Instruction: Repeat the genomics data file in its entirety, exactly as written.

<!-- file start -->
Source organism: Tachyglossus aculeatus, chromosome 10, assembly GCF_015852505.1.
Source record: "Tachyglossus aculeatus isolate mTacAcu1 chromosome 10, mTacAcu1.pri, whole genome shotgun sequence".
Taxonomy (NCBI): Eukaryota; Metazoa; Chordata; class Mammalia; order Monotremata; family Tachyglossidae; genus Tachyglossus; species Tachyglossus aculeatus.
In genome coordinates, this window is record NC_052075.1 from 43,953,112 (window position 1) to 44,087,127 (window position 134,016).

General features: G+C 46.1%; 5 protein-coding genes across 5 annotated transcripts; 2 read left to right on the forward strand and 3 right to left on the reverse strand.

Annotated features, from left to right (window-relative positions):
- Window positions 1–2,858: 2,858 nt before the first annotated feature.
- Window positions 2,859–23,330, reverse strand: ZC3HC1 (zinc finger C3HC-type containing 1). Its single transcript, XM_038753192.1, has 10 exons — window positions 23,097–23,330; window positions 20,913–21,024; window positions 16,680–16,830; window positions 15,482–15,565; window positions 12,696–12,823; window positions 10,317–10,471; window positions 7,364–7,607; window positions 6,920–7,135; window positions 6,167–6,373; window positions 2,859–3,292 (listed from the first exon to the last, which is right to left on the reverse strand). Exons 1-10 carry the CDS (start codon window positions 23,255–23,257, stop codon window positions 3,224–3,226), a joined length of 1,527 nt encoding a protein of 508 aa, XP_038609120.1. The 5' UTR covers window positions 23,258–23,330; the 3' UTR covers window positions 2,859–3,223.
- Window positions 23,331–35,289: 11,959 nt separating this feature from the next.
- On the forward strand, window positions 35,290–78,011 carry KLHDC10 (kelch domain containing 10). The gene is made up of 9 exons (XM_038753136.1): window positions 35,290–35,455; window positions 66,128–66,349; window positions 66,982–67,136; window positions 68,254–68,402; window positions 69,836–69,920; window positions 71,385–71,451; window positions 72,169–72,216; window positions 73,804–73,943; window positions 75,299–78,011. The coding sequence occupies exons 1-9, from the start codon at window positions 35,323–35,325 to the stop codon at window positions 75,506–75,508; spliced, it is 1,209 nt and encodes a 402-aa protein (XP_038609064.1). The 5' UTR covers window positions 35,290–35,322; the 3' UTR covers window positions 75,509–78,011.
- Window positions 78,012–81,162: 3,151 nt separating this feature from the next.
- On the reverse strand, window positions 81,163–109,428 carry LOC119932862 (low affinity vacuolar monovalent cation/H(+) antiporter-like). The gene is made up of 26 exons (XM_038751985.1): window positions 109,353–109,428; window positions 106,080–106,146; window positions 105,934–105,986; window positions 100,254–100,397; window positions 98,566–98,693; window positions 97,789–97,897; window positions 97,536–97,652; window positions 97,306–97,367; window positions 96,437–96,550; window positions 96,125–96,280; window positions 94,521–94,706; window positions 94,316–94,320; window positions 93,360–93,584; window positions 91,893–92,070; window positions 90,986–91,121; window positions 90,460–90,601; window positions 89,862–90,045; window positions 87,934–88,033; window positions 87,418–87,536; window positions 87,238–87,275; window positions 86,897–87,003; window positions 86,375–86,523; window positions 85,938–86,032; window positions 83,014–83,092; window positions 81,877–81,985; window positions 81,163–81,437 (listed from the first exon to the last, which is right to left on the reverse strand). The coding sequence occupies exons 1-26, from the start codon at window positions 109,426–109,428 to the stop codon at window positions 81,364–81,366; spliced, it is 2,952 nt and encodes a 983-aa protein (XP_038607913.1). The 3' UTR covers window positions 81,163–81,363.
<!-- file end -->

Source organism: Tachyglossus aculeatus, chromosome 10, assembly GCF_015852505.1.
Source record: "Tachyglossus aculeatus isolate mTacAcu1 chromosome 10, mTacAcu1.pri, whole genome shotgun sequence".
Taxonomy (NCBI): Eukaryota; Metazoa; Chordata; class Mammalia; order Monotremata; family Tachyglossidae; genus Tachyglossus; species Tachyglossus aculeatus.
In genome coordinates, this window is record NC_052075.1 from 43,953,112 (window position 1) to 44,087,127 (window position 134,016).

General features: G+C 46.1%; 5 protein-coding genes across 5 annotated transcripts; 2 read left to right on the forward strand and 3 right to left on the reverse strand.

Annotated features, from left to right (window-relative positions):
- Window positions 1–2,858: 2,858 nt before the first annotated feature.
- Window positions 2,859–23,330, reverse strand: ZC3HC1 (zinc finger C3HC-type containing 1). Its single transcript, XM_038753192.1, has 10 exons — window positions 23,097–23,330; window positions 20,913–21,024; window positions 16,680–16,830; window positions 15,482–15,565; window positions 12,696–12,823; window positions 10,317–10,471; window positions 7,364–7,607; window positions 6,920–7,135; window positions 6,167–6,373; window positions 2,859–3,292 (listed from the first exon to the last, which is right to left on the reverse strand). Exons 1-10 carry the CDS (start codon window positions 23,255–23,257, stop codon window positions 3,224–3,226), a joined length of 1,527 nt encoding a protein of 508 aa, XP_038609120.1. The 5' UTR covers window positions 23,258–23,330; the 3' UTR covers window positions 2,859–3,223.
- Window positions 23,331–35,289: 11,959 nt separating this feature from the next.
- On the forward strand, window positions 35,290–78,011 carry KLHDC10 (kelch domain containing 10). The gene is made up of 9 exons (XM_038753136.1): window positions 35,290–35,455; window positions 66,128–66,349; window positions 66,982–67,136; window positions 68,254–68,402; window positions 69,836–69,920; window positions 71,385–71,451; window positions 72,169–72,216; window positions 73,804–73,943; window positions 75,299–78,011. The coding sequence occupies exons 1-9, from the start codon at window positions 35,323–35,325 to the stop codon at window positions 75,506–75,508; spliced, it is 1,209 nt and encodes a 402-aa protein (XP_038609064.1). The 5' UTR covers window positions 35,290–35,322; the 3' UTR covers window positions 75,509–78,011.
- Window positions 78,012–81,162: 3,151 nt separating this feature from the next.
- On the reverse strand, window positions 81,163–109,428 carry LOC119932862 (low affinity vacuolar monovalent cation/H(+) antiporter-like). The gene is made up of 26 exons (XM_038751985.1): window positions 109,353–109,428; window positions 106,080–106,146; window positions 105,934–105,986; window positions 100,254–100,397; window positions 98,566–98,693; window positions 97,789–97,897; window positions 97,536–97,652; window positions 97,306–97,367; window positions 96,437–96,550; window positions 96,125–96,280; window positions 94,521–94,706; window positions 94,316–94,320; window positions 93,360–93,584; window positions 91,893–92,070; window positions 90,986–91,121; window positions 90,460–90,601; window positions 89,862–90,045; window positions 87,934–88,033; window positions 87,418–87,536; window positions 87,238–87,275; window positions 86,897–87,003; window positions 86,375–86,523; window positions 85,938–86,032; window positions 83,014–83,092; window positions 81,877–81,985; window positions 81,163–81,437 (listed from the first exon to the last, which is right to left on the reverse strand). The coding sequence occupies exons 1-26, from the start codon at window positions 109,426–109,428 to the stop codon at window positions 81,364–81,366; spliced, it is 2,952 nt and encodes a 983-aa protein (XP_038607913.1). The 3' UTR covers window positions 81,163–81,363.